Ashley Wilson officer in charge of Prince Rupert Marine Communications and Traffic Services said radio officers in Prince Rupert are the eyes and ears of the Coast Guard with the job as an ocean first responder being like a 911 dispatcher. (Photo: K-J Millar/The Northern View)

Coast Guard calling for radio officers

Deadline for radio officers applications extended specifically for Prince Rupert and area residents

Prince Rupert and region residents are specifically being called on to become radio officers for the Canadian Coast Guard. An open call has been issued with the online application deadline extended until Oct. 23. in an effort to garner some home grown talent.

Like many work places and business in the area, the Canadian Coast Guard is not immune to the systemic hiring issues that affect the local area, Ashley Wilson officer in charge of the Prince Rupert Marine Communications and Traffic Services (MCTS) said. Supporting the local area with jobs is an important investment in the community, she said.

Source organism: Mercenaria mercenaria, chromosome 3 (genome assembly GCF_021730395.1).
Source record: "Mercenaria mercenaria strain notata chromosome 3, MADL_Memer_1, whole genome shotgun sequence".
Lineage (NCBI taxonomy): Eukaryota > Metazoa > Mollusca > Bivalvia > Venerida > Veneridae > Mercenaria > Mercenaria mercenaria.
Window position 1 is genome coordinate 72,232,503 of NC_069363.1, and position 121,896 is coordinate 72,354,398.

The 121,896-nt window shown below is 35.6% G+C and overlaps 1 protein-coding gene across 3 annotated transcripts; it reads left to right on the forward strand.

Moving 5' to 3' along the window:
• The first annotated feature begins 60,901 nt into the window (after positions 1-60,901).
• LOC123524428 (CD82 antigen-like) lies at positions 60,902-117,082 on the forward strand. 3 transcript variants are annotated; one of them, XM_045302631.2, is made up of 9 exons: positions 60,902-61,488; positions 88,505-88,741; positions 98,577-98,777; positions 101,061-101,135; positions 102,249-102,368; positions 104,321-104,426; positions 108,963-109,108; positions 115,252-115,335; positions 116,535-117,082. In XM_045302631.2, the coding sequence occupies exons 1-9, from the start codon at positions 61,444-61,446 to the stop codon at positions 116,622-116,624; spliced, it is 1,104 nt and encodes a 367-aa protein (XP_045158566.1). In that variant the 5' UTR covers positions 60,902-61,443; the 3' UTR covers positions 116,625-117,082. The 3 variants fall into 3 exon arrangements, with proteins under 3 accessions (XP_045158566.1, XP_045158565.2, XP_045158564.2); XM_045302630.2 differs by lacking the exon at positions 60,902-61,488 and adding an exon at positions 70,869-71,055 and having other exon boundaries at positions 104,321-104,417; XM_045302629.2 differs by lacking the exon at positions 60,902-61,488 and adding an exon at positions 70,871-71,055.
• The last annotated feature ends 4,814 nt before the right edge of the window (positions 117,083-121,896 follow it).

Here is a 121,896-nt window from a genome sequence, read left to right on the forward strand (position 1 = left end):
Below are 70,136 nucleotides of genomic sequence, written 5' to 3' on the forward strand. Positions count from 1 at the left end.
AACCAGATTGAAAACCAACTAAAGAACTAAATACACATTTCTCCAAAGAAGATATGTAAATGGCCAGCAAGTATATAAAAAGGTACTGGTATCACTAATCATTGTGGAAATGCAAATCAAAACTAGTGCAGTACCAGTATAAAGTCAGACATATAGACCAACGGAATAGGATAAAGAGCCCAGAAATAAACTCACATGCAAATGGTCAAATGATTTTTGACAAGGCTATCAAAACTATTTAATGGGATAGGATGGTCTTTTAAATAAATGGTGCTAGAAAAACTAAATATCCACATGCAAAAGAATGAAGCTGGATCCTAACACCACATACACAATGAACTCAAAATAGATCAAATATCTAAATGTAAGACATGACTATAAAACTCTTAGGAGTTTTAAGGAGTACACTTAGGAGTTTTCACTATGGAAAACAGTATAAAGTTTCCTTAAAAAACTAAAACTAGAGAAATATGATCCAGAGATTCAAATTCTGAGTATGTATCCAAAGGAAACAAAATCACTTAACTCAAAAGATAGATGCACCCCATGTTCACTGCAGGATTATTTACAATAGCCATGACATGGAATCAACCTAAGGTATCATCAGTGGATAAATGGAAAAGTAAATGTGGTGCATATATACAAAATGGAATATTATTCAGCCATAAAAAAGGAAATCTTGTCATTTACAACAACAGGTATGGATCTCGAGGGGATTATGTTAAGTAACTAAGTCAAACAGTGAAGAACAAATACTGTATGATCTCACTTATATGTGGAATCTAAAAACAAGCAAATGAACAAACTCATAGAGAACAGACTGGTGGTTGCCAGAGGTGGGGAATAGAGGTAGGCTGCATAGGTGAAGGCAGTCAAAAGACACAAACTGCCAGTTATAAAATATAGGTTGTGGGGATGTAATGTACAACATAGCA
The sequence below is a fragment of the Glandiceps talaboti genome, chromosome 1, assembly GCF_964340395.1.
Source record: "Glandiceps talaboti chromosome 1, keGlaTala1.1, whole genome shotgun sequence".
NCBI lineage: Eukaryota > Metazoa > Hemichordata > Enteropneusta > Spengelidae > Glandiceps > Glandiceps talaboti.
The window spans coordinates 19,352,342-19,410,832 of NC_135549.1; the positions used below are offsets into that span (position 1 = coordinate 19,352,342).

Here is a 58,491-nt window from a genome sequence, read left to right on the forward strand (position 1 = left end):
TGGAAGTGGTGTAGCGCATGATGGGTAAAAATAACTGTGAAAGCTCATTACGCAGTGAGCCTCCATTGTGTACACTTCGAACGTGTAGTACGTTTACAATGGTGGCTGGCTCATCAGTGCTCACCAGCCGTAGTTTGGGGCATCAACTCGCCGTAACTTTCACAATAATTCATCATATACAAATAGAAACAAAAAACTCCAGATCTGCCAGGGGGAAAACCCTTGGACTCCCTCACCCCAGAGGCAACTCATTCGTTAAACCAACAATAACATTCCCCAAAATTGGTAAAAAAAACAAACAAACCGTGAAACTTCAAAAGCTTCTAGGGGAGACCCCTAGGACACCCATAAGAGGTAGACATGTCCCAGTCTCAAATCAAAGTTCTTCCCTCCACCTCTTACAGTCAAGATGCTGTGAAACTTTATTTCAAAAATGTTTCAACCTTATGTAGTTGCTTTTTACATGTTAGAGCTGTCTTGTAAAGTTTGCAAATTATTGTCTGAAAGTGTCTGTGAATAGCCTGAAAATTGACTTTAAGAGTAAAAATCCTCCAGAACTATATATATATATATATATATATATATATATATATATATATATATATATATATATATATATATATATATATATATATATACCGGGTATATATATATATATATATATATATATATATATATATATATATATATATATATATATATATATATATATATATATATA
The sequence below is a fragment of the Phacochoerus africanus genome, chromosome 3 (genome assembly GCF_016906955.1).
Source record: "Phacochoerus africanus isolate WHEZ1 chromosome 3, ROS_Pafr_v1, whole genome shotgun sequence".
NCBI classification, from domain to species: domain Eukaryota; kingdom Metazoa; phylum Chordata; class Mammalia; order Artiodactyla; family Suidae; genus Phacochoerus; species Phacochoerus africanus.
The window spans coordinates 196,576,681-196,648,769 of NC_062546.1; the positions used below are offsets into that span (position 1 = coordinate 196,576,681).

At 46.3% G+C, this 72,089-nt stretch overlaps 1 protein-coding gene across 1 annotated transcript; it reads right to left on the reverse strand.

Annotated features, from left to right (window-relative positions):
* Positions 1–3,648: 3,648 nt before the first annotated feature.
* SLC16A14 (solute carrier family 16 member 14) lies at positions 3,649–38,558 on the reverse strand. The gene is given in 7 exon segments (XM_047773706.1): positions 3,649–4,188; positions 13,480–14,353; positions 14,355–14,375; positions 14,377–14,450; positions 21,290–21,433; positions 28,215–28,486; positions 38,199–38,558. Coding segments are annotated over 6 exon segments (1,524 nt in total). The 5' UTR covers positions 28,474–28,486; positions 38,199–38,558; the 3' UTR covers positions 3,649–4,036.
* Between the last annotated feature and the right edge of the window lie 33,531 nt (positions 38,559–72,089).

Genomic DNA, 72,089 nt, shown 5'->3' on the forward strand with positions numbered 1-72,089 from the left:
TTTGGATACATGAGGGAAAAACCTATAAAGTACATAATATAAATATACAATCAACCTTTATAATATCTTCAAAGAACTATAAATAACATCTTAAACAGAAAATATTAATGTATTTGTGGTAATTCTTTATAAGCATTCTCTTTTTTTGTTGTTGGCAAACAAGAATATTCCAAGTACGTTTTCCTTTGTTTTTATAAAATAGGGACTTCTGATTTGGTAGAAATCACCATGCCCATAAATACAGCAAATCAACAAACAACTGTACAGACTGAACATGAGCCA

“There are two components to the job. Safety is one side of it. Mariners are used to talking to Prince Rupert Coast Guard Radio. We monitor for distress calls, disseminate safety and weather information and if there is a search and rescue we coordinate communications for that … When (Coast Guard) are on the water we are coordinating that communication.”

“It’s kind of like air traffic control for the ocean. We screen vessels coming into Canadian waters. We ensure they do not have any defects or deficiencies so that they are not polluting. We monitor them and ensure they do not come into conflict with each other. It’s much like an air traffic controller — they do that for planes, we do that for boats,” Wilson said.

Local aptitude testing is completed every six months, and the next session is November 2. Interested applicants can apply online at the government jobs website. An interview and keyboarding session is then arranged, with an invitation to successful candidates to attend Coast Guard College in Nova Scotia.

“Training is paid for, travel is paid for. Room and board is covered. They do receive a stipend to cover expenses every couple of weeks,” Wilson said.

“We train from the ground up, so you don’t need to have a foundational knowledge,” Wilson said of candidates who may be wondering if a marine background is required. “You don’t need a university degree … There are not a lot whole lot of jobs you can walk out of high school and just do.”

Read more about the Coast Guard in the print edition of The Northern View


 
K-J Millar | Journalist 
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